CIA and the Media, by Carl Bernstein 10/20/77 Rolling Stone

    The CIA and the Media

    How Americas Most Powerful News Media Worked Hand in Glove with the Central Intelligence Agency and Why the Church Committee Covered It Up

    After leaving The Washington Post in 1977, Carl Bernstein spent six months looking at the relationship of the CIA and the press during the Cold War years. His 25,000-word cover story, published in Rolling Stone on October 20, 1977, is reprinted below.

    By Carl Bernstein

    October 20, 1977 In 1953, Joseph Alsop, then one of America’s leading syndicated columnists, went to the Philippines to cover an election. He did not go because he was asked to do so by his syndicate. He did not go because he was asked to do so by the newspapers that printed his column. He went at the request of the CIA.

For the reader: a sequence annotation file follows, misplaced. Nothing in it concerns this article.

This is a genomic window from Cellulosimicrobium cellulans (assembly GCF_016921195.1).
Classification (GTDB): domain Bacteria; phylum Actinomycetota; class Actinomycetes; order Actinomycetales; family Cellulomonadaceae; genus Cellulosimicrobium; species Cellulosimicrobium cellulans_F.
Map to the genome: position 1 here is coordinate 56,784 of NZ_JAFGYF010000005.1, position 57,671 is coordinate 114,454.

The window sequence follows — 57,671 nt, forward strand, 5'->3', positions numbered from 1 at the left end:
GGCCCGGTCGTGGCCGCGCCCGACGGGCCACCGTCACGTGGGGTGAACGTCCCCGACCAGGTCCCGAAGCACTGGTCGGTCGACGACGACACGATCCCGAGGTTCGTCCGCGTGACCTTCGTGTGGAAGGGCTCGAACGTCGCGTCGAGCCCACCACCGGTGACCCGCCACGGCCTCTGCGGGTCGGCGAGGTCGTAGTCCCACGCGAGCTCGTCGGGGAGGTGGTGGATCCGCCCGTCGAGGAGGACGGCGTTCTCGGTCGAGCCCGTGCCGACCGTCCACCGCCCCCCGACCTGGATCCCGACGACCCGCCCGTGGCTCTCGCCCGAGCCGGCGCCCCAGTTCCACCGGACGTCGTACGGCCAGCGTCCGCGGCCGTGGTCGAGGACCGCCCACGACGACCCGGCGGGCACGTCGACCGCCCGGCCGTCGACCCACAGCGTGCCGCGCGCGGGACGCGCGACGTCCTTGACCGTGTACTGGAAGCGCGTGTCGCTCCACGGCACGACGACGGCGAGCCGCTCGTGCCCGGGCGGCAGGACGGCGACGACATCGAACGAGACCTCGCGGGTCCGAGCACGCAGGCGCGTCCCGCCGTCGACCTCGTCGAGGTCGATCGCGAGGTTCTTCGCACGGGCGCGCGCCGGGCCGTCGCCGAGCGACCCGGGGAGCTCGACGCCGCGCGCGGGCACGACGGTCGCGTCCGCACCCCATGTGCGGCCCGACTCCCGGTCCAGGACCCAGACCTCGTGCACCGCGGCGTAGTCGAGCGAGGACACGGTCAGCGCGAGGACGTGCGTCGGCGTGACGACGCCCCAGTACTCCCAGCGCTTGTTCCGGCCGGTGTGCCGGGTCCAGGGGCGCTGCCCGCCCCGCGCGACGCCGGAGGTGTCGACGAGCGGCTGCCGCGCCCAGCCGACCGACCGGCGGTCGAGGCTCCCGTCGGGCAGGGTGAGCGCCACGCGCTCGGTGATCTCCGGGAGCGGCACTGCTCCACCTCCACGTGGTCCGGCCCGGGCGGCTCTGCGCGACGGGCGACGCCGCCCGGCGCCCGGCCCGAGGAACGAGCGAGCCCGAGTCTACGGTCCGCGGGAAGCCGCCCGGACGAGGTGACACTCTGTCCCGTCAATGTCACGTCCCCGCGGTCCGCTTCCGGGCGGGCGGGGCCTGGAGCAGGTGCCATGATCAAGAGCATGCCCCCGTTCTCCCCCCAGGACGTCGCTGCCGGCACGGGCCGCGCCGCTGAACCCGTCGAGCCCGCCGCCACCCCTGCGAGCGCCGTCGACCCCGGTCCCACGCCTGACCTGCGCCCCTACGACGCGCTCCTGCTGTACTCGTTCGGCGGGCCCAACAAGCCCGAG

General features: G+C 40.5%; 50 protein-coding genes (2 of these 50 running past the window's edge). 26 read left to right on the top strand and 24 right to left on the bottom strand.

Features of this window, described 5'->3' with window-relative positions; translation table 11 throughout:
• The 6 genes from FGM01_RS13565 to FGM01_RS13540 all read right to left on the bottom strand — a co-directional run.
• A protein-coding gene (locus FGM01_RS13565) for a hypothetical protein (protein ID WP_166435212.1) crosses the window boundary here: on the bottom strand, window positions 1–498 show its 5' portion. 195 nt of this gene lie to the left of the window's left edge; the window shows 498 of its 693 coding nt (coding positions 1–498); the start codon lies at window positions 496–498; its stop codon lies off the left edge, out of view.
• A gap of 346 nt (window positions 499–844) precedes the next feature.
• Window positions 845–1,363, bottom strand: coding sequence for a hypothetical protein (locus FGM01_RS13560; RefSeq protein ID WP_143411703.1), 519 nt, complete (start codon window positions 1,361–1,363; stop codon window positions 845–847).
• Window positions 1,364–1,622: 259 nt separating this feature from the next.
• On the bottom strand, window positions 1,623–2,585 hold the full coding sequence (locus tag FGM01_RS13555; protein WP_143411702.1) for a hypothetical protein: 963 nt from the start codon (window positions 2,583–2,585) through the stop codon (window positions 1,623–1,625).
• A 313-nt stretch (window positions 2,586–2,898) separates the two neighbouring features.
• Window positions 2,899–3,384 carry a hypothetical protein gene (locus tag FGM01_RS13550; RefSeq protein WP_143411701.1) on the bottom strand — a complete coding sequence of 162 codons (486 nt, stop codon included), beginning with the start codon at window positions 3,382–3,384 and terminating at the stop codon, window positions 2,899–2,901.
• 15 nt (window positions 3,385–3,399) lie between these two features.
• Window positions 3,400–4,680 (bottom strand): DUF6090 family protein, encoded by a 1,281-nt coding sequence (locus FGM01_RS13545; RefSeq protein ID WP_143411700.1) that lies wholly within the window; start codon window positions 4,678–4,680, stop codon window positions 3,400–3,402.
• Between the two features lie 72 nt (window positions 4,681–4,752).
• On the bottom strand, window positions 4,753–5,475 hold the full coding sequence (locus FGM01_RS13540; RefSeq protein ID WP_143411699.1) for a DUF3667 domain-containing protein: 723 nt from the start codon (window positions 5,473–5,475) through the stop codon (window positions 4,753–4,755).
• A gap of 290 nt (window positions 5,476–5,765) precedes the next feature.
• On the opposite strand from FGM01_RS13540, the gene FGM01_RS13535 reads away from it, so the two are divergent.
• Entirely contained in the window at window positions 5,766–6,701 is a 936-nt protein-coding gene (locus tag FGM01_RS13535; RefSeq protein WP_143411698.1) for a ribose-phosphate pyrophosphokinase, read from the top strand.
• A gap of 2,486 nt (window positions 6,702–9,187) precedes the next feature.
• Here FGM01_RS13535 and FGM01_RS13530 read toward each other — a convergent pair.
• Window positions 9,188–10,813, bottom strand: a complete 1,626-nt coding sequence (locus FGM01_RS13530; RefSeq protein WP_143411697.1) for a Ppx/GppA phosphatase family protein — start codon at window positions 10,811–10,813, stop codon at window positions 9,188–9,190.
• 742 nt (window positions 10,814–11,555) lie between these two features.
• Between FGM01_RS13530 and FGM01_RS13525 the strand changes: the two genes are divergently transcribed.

Alsop is one of more than 400 American journalists who in the past twenty‑five years have secretly carried out assignments for the Central Intelligence Agency, according to documents on file at CIA headquarters. Some of these journalists’ relationships with the Agency were tacit; some were explicit. There was cooperation, accommodation and overlap. Journalists provided a full range of clandestine services—from simple intelligence gathering to serving as go‑betweens with spies in Communist countries. Reporters shared their notebooks with the CIA. Editors shared their staffs. Some of the journalists were Pulitzer Prize winners, distinguished reporters who considered themselves ambassadors without‑portfolio for their country. Most were less exalted: foreign correspondents who found that their association with the Agency helped their work; stringers and freelancers who were as interested in the derring‑do of the spy business as in filing articles; and, the smallest category, full‑time CIA employees masquerading as journalists abroad. In many instances, CIA documents show, journalists were engaged to perform tasks for the CIA with the consent of the managements of America’s leading news organizations…